Grace Changes Everything

Redeemer Presbyterian

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Hope for the Restless Hearts

‘Vanity of vanities… all is vanity’ (Eccles. 12:8). These were the Preacher’s first (see 1:2), and also his last words. The writer begins and ends his book by saying the same thing.

Throughout Ecclesiastes, the Hebrew word for vanity has served as the Preacher’s multipurpose metaphor to express the frustration of life in a fallen world. Taken literally, the word refers to a breath or vapor, ‘like the steam rising from a warm lake on a chilly morning.’ Such is life: it vanishes into thin air. Everything is vaporous, it vanishes.

We should not think, however, that the Preacher merely repeats himself. Eccles. 12:8 brings us back to the place where we began, but we are not the same people that we were when we first started reading the book. Studying Ecclesiastes has given us a bigger perspective on life. So, when we hear the same statement at the end that we heard at the beginning, it strikes us with greater force.

Ecclesiastes mainly teaches us to see how meaningless life is without God, and how little joy there is under the sun if we try to leave our Creator out of His universe. By the time we get to the end of the book, we have to admit that the author has proved his case. ‘Nothing in our search has led us home,’ writes Derek Kidner; ‘nothing that we are offered under the sun is ours to keep.’ Vanity of vanities! It is all vanity.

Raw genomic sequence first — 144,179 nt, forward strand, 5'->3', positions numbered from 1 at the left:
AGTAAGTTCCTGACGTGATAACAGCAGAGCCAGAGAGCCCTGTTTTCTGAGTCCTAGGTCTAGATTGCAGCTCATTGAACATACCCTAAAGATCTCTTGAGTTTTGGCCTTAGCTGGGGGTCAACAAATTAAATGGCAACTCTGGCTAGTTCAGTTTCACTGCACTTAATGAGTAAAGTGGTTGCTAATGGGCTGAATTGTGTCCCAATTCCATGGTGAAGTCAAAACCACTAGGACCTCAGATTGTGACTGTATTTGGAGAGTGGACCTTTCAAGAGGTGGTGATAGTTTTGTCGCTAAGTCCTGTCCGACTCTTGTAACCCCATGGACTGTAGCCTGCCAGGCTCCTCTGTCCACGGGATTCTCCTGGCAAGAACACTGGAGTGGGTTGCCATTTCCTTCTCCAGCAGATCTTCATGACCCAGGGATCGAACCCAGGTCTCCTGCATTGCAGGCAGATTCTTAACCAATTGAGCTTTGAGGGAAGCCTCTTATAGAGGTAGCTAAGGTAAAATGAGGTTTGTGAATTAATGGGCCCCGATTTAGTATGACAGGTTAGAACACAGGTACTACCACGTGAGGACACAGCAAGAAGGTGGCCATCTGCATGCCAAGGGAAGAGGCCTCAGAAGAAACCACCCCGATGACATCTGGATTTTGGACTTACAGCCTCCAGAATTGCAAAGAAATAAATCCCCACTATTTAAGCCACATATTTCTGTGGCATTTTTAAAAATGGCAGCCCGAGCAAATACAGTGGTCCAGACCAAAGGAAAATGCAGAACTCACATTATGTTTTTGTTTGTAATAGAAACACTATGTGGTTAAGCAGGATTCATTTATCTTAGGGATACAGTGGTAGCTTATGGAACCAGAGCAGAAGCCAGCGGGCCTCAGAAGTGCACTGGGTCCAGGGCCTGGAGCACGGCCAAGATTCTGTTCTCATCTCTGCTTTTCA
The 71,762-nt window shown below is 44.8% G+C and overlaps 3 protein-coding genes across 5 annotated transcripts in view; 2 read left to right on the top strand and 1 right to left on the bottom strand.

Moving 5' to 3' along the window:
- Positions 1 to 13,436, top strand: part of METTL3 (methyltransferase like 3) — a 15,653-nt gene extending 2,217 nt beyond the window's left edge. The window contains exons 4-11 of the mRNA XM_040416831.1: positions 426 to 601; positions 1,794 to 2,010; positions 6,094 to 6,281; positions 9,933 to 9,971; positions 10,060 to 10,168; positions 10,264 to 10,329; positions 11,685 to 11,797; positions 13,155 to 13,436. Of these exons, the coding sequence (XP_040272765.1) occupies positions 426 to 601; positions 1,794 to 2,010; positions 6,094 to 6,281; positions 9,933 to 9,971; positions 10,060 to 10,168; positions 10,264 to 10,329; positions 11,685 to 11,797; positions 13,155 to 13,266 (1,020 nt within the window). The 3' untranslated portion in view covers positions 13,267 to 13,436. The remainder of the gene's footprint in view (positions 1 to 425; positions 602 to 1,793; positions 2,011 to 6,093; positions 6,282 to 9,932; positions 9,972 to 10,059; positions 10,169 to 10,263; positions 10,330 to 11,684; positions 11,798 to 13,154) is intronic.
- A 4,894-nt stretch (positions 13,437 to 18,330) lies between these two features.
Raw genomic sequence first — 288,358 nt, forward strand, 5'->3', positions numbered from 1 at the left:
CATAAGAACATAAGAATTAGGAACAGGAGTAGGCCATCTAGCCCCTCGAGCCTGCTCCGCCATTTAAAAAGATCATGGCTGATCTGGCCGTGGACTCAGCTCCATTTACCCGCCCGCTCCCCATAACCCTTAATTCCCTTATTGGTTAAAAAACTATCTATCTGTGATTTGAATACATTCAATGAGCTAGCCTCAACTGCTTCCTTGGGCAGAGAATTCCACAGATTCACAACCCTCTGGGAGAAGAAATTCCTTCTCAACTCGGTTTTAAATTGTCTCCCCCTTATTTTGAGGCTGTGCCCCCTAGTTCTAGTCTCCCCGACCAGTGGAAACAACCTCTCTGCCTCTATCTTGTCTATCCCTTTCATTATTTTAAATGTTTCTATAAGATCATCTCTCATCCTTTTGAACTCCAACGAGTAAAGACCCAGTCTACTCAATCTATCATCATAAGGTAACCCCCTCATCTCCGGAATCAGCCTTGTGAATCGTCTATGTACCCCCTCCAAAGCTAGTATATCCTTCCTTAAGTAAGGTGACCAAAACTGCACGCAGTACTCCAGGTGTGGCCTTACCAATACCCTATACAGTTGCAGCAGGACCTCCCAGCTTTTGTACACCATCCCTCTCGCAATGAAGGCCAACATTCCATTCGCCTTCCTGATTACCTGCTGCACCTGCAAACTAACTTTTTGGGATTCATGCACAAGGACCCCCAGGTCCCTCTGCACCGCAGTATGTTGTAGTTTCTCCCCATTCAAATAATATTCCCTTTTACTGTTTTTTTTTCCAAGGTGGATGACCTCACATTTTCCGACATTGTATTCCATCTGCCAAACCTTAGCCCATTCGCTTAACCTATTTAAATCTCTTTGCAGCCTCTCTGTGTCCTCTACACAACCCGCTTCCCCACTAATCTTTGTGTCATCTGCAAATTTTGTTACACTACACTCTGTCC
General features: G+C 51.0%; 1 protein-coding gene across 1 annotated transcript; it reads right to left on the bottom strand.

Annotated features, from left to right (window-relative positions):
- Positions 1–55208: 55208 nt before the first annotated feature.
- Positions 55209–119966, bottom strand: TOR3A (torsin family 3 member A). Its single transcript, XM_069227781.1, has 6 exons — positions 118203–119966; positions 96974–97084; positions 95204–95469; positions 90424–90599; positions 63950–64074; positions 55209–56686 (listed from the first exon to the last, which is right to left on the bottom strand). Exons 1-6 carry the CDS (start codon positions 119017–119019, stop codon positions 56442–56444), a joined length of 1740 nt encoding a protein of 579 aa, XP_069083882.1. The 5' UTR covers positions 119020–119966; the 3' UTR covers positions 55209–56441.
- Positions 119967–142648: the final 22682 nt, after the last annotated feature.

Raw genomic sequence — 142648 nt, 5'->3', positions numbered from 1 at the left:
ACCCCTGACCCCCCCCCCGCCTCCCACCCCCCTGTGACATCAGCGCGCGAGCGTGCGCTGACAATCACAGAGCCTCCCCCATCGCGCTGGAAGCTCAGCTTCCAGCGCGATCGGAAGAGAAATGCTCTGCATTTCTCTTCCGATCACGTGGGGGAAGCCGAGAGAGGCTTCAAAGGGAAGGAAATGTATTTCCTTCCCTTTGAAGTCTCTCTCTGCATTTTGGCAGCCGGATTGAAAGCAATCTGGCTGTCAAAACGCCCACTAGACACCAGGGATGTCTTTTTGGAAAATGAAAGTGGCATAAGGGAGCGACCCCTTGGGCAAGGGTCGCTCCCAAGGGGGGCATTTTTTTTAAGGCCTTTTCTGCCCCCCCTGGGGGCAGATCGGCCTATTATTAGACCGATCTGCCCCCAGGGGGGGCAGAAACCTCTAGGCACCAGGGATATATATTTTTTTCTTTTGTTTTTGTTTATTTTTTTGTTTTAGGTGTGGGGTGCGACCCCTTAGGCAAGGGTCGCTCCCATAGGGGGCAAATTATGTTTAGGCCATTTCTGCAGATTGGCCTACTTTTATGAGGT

Yet ‘vanity’ does not get the last word, either in the Bible or in the Christian life. Ecclesiastes might well have ended with chapter 12, verse 8: ‘Vanity of vanities!’ Instead, it closes with further remarks that put the whole book into perspective. In these final verses we learn that the Preacher wrote words with clarity, artistry, and integrity, to impress upon us life’s vanity (fleetingness).

As Philip Ryken states: ‘Think of Ecclesiastes as the Bible’s cattle prod. The Preacher’s words push us to expect lasting satisfaction not in money or pleasure, but only in the goodness of God.’ These words steer us away from foolish living and spur us on to patience, commitment, and joy. Ryken then concludes: ‘When we forget about God the Preacher prompts us to remember our Creator, and the moment we start to think that we will live forever, he pokes us in the ribs and reminds us that soon we will die.’

Thus, the last words of Ecclesiastes (‘the end of the matter’) provide a fitting conclusion: ‘Fear God and keep [obey] his commandments, for this is the whole duty of man’ (12:13). To fear God is to honor and revere Him as God. This is not only the beginning of wisdom; it is also the beginning of joy, of contentment and of an energetic and purposeful life. The Preacher wishes to deliver us from trusting in our own wisdom (or this world’s) and ‘he wishes to drive us to see that God is there, that He is good and generous, and that only such an outlook makes life coherent and fulfilling.’ This Lord’s Day we will talk about how some have seen in this conclusion, “perhaps the deepest mystery of the gospel: ‘The just shall live by faith’ (Hab. 2:3; Rom 1:16-17).” Won’t you join us?

May the Lord make His Word fruitful in our lives that we might live full lives to His glory. It is with eager expectation that I anticipate our worship together this Sunday and invite your continued prayers for the Lord’s work.

Allow me to encourage you to update your contact information through this link, by email or in person to Keri or myself. Thank you for helping us to better communicate the happenings of Redeemer. Grace and peace to you in the name of Jesus, our risen and reigning Lord.

For His Kingdom,